Austin filmmaker Jeff Nichols’ Take Shelter has been building buzz for some time now, ever since a compelling trailer arrived online a few months back…and particularly after the film enjoyed a rave-review-filled run up at the TIFF. This weekend, Fantastic Fest’s programmers managed to snag the film for a very special, one-time-only screening for the film geeks currently mobbing the Alamo Drafthouse, and it’d be fair to say that the screening was just as difficult to get into as last night’s You’re Next screening. Anticipation was running high, the TIFF hype had done its job, and the screening was appropriately exclusive—but did the film live up to the hype? You’re gonna have to read on to find out, folks.
Before I knew who was starring in Jeff Nichols’ Take Shelter, I learned the film’s premise: Curtis– a blue-collar family man in his mid-thirties– begins to have troubling dreams, dreams which indicate that the apocalypse (or, at the very least, one very destructive storm) is about to strike. Terrified for his life—not to mention the lives of his wife and young, deaf daughter—the man begins to build an elaborate storm shelter in the field behind his house. As the dreams become progressively more frightening, the man begins to suspect that these “visions” might actually be signs of paranoid schizophrenia, a disease his mother was afflicted with. Everyone this man knows thinks he’s going crazy (including his family)…but is he? Does crazy run in his blood, or can he see the future?
It’s a solid setup for a paranoid, tightly-wound little film, but when I heard that Michael Shannon would be headlining the film, I had a moment of pause: Michael Shannon? The weird guy from My Son, My Son, What Have Ye Done? The bonkers FBI agent from Boardwalk Empire? The guy who looks crazy even when he’s standing still and being silent? That’s the guy you hired to play the “potentially” crazy guy? Of course Michael Shannon’s a wonderful actor, but this seemed like a case of a bit of casting that was a bit “on the nose”.
As it turns out, I am an idiot. Jeff Nichols knew precisely what he was doing, and Michael Shannon’s performance serves as a showcase for sides of this actor that I’d never seen before. Yes, we’ve seen Michael Shannon do “crazy”, but when’s the last time we saw him being affectionate? Loving? Shooting the shit with the guys at the bar after a long day at work? Take Shelter gives Michael Shannon the opportunity to play “straight” before he hits “crazy”, and he’s outstanding at either end of the sanity spectrum. So, before I tell you anything else, allow me to tell you this: if there’s any justice in the world, Michael Shannon will be nominated for an Oscar this year for his work in Take Shelter. Bet on it.
One could look at Take Shelter from a number of angles, and it’s hard to tell after one viewing just how many themes and ideas Nichols has woven into his film. A single pass reveals meditations on fear (fear of a parent passing along a crippling mental disease, fear of the unknown, fear of betrayal and scorn), paranoia (Are these visions the real deal, or are they just dreams? Might Curtis’ friends and family try to stop him from doing what he feels compelled to do?), commitment (witness Curtis’ determination to learn sign language for his daughter, his work ethic, his feverish drive to get that shelter built) faith, destiny—all kinds of stuff. This film is rich, layered, and will obviously be rewarding for those that come back for repeat viewings.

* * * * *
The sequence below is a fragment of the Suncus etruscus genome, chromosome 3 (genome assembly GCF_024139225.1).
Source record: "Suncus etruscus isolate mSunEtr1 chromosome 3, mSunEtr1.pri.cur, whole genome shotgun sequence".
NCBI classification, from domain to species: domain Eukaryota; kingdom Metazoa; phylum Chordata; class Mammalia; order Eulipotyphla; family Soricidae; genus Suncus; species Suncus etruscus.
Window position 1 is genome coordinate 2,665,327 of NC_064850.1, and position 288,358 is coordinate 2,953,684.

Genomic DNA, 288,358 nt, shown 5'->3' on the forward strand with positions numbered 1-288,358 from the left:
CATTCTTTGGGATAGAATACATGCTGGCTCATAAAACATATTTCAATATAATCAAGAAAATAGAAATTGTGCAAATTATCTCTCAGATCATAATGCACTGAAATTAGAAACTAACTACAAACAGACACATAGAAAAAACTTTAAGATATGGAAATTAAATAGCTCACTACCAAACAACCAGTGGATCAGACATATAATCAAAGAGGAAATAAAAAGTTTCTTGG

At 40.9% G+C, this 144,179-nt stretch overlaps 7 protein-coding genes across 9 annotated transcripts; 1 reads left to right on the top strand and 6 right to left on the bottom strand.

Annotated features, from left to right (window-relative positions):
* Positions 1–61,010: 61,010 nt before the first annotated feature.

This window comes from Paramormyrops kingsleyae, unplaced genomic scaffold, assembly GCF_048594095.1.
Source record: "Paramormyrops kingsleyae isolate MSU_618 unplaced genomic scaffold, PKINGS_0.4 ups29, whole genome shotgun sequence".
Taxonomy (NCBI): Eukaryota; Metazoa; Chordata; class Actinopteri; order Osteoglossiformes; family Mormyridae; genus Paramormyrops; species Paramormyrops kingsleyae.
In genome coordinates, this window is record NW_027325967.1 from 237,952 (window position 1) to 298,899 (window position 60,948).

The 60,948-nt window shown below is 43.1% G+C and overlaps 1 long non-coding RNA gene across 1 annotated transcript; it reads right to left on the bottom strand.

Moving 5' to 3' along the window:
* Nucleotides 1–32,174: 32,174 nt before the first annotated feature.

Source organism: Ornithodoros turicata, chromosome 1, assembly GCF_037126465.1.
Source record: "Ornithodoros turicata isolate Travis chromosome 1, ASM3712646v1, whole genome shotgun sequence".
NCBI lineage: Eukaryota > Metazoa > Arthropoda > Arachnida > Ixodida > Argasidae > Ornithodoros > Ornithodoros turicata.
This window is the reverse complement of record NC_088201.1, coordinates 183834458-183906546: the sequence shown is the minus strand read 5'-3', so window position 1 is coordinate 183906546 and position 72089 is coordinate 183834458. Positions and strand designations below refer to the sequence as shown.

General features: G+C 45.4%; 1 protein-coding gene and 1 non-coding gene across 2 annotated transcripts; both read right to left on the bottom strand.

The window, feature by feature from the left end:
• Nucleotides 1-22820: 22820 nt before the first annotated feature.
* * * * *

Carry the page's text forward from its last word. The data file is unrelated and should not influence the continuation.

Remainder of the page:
Take Shelter—which takes place in Ohio—looks like it cost a relatively small amount of money to produce. With the exception of a few key special effects sequences (mainly stuff that we’re seeing in Curtis’ dreams/visions), Nichols gives us a very low-key film: It’s a small Ohio town, and just as boring to look at as it sounds. That said, you won’t be put off by the lack of visual razzle-dazzle here: one comes to Take Shelter not for the sizzle but for the steak, which can be found in the performances and in Nichols’ writing. I hesitate to say that Take Shelter’s script is flawless—there are a few sequences that feel like they could’ve been dropped along the way, stuff that doesn’t seem entirely consequential to the story at first glance (a scene between Curtis and his friend after a night of drinking, for instance, or a scene where Curtis’ brother comes to harangue him about his bizarre home-improvement project)—but I will say that 90% of it works very well, and impresses enough that I’ll be as “on the lookout” for Nichols’ future projects as I am for other Fantastic Fest veterans like Nacho Vigalondo, Adam Wingard, and Jee-woon Kim.
Take Shelter’s final image is absolutely haunting, a few sustained frames that will stick with you long after the credits have rolled. This is the kind of film that I expect to spend a lot of time considering over the weeks ahead, and I cannot wait to own a copy of the film for myself, one I can pour through with an even keener eye. All of the hype and buzz about Nichols’ film is absolutely spot-on, and if the film catches on, it might just give Michael Shannon the big-time exposure that he’s deserved for so long (if it doesn’t, Zack Snyder’s forthcoming The Man of Steel will).
Walk into Take Shelter knowing that it will be a subdued affair (though you should pay attention—as if you could miss it—for a scene where Shannon really loses his cool: you’ll get goosebumps) and you will be rewarded with one of Shannon’s finest performances, the work of a talented newcomer of a director/writer, and one of the more satisfying endings I’ve seen recently. Walk in expecting a big-budget, effects-driven, pre-apocalypse tale and you’ll be disappointed: this film’s much smarter than that. This is an excellent, powerful little film.
My grade? A-